❀ Reviving the World’s Oceans
❀ Defending Endangered Wildlife and Wild Places
❀ Protecting Our Health by Preventing Pollution
❀ Ensuring Safe and Sufficient Water
❀ Fostering Sustainable Communities
❀ NRDC 2014 Victories
12. ProPublica is an independent, non-profit newsroom that produces investigative journalism in the public interest.
Its mission is to expose abuses of power and betrayals of the public trust by government, business, and other institutions. They do this by producing journalism that shines a light on exploitation of the weak by the strong and on the failures of those with power to vindicate the trust placed in them..
ProPublica is headquartered in Manhattan and was founded by Paul Steiger, the former managing editor of The Wall Street Journal. It is now led by Stephen Engelberg, a former managing editor of The Oregonian and former investigative editor of The New York Times, and Richard Tofel, the former assistant publisher of The Wall Street Journal.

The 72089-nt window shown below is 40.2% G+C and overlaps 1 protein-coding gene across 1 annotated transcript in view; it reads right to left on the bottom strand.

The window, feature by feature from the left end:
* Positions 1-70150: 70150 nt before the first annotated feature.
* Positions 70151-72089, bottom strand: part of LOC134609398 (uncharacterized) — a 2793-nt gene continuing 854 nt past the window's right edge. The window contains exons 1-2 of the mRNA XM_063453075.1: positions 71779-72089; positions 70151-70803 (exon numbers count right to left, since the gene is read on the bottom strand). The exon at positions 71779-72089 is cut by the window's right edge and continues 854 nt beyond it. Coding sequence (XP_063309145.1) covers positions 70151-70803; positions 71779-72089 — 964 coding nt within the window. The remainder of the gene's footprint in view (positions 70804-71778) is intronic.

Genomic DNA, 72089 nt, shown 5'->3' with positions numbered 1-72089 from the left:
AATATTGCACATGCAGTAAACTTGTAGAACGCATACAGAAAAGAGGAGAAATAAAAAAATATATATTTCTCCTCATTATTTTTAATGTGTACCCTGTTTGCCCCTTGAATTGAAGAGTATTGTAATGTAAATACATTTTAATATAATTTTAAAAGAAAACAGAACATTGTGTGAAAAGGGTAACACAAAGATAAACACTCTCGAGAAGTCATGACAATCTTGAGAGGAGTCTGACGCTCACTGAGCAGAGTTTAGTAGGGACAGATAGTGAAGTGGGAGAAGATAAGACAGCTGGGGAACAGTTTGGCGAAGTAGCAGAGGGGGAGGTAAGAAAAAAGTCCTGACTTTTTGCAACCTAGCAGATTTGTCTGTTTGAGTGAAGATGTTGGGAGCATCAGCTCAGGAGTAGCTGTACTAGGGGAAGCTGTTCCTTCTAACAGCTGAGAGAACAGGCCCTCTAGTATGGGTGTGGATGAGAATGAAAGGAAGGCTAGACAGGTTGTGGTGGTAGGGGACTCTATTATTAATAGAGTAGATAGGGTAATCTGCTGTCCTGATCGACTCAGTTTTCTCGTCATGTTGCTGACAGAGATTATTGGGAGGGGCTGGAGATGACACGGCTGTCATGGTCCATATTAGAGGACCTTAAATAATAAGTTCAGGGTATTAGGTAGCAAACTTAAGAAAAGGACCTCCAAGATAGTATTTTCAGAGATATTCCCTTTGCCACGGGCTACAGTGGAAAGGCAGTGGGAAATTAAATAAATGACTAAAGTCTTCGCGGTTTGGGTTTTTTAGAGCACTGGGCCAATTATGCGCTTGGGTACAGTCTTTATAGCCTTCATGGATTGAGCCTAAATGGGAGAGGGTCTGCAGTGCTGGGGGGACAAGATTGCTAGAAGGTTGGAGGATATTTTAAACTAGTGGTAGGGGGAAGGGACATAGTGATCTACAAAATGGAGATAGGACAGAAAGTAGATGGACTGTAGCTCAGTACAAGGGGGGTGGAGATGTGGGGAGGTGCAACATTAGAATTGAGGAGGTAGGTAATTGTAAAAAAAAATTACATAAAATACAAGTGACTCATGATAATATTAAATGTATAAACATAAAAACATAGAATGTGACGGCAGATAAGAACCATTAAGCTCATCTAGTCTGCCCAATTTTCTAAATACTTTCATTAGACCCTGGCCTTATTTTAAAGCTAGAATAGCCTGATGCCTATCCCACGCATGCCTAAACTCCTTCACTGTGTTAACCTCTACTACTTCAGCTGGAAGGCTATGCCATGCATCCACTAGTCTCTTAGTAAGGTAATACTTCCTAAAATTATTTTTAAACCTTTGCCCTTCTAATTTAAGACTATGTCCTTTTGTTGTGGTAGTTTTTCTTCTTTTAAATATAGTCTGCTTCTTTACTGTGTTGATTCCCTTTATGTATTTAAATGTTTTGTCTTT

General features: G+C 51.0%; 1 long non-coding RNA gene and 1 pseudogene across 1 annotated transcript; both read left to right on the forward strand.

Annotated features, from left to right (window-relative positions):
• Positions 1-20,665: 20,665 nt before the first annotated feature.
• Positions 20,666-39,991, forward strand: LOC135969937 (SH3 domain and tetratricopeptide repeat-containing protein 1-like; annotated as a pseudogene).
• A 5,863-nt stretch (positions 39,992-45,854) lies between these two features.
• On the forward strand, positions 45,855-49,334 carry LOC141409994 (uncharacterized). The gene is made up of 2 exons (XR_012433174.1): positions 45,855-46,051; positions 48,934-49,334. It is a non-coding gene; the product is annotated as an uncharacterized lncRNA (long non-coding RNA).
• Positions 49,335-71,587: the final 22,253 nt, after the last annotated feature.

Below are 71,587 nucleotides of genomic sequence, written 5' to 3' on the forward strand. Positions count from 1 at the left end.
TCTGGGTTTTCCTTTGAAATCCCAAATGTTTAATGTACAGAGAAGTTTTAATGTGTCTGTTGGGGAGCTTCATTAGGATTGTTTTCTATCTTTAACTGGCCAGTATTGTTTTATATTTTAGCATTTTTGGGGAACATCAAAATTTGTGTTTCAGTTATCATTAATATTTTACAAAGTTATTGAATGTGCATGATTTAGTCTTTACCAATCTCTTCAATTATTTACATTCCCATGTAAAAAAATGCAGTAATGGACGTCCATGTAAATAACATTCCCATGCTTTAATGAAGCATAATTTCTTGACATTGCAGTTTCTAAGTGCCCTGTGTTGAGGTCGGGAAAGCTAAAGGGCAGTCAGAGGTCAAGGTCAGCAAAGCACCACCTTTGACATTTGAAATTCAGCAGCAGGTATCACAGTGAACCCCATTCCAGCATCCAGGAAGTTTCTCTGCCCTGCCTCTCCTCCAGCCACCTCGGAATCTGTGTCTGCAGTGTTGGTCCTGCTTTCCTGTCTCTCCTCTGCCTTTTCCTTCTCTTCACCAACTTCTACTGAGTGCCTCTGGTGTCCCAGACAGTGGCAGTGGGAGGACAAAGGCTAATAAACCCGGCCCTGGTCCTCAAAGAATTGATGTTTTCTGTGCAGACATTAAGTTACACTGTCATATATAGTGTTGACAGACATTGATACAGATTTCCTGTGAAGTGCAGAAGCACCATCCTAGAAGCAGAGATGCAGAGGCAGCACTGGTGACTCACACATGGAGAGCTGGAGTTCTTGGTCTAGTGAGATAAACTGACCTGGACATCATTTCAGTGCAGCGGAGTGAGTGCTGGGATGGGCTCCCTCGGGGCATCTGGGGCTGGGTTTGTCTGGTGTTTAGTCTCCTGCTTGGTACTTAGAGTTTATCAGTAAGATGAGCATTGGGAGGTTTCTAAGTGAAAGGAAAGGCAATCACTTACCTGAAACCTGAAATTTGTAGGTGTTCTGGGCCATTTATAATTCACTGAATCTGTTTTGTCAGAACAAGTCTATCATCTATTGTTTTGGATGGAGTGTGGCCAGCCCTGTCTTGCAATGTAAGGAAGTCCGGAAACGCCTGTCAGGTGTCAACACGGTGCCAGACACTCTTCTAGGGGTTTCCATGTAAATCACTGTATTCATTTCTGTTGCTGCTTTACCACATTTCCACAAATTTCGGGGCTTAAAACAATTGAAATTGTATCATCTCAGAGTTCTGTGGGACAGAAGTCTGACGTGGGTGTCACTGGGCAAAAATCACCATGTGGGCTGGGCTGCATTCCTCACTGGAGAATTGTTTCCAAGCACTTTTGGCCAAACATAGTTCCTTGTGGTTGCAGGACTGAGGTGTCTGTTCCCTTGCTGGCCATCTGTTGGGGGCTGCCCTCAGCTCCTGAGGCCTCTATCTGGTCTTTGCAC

ProPublica has been the recipient of numerous awards, including a 2011 Pulitzer Prize in National Reporting and a 2010 Pulitzer Prize in Investigative Reporting.
13. The Marshall Project is a nonprofit, nonpartisan news organization founded on two simple ideas:
1) There is a pressing national need for high-quality journalism about the American criminal justice system. The U.S. incarcerates more people than any country in the world. Spiraling costs, inhumane prison conditions, controversial drug laws, and concerns about systemic racial bias have contributed to a growing bipartisan consensus that our criminal justice system is in desperate need of reform.